What will they cost?
The Lexus CT starts off in this section at a significant disadvantage, thanks to the highest purchase cost of any car here. In fact, you’ll barely get one for less than our £10,000 budget. Next priciest is the BMW 1 Series, whose prices are a little more forgiving than those of the Lexus.
There’s then a fairly chunky gap in price to the Volvo V40, which is far cheaper than the former two cars. However, cheaper still is the Volkswagen Golf, with prices looking exceedingly reasonable given how well it’s been doing so far in this test.
The Lexus has a couple of tricks up its sleeve, though. Firstly, as a petrol hybrid, it’s the most likely of our four cars to escape the punitive emissions charges that look set to affect diesel cars in town centres in the coming few years. And secondly, while the Lexus’s official fuel economy is the worst here, it’s the car that’s most likely to come closest to that figure in the real world – and with petrol cheaper than diesel at the moment, that’ll make it the cheapest car to fuel here.
The diesel cars are much of a muchness in terms of both their real-world fuel economy and their quoted Government figures, though of them all, the BMW does the best out on the road, and the Golf the worst. As all of these cars fall below emissions of 100g/km CO2, none incurs a charge for road tax.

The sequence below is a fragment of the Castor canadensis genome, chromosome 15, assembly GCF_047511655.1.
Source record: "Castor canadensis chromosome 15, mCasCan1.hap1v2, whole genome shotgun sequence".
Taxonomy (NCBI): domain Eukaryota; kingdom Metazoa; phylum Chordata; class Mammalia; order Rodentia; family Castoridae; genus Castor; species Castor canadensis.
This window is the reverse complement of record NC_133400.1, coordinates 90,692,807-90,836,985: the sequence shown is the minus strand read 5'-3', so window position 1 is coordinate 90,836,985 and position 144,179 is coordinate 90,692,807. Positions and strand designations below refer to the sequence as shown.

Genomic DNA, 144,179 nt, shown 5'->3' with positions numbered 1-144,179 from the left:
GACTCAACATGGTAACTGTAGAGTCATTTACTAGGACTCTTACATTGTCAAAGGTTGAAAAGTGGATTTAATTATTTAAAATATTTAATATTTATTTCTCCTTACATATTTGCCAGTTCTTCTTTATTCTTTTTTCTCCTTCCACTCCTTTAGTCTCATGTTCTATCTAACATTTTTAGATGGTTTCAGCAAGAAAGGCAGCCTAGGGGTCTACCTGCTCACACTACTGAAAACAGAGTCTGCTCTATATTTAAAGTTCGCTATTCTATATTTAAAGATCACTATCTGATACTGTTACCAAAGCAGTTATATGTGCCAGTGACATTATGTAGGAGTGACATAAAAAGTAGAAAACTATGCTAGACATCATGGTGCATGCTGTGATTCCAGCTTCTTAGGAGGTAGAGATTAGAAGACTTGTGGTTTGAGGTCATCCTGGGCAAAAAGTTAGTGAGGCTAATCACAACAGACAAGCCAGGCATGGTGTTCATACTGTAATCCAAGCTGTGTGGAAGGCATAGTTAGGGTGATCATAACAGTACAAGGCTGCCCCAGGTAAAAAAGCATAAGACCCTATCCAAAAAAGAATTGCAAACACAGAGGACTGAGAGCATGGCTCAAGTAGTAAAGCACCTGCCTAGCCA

The Lexus also trumps the other three when it comes to reliability. The CT scored a seriously impressive 95% in our latest reliability survey; the BMW didn’t do too badly, mind you, with a very respectable score of 84%. Less impressive were the Volvo’s score of 64% and the Volkswagen’s rather uninspiring 60%.
And in terms of servicing costs, the Lexus once again leads the pack. The Volkswagen is fractionally pricier to maintain, but it’s still cheaper than the BMW, while it’s the Volvo that looks to be the costliest of the lot – especially if you choose to continue to take your car to the main dealer for its maintenance.
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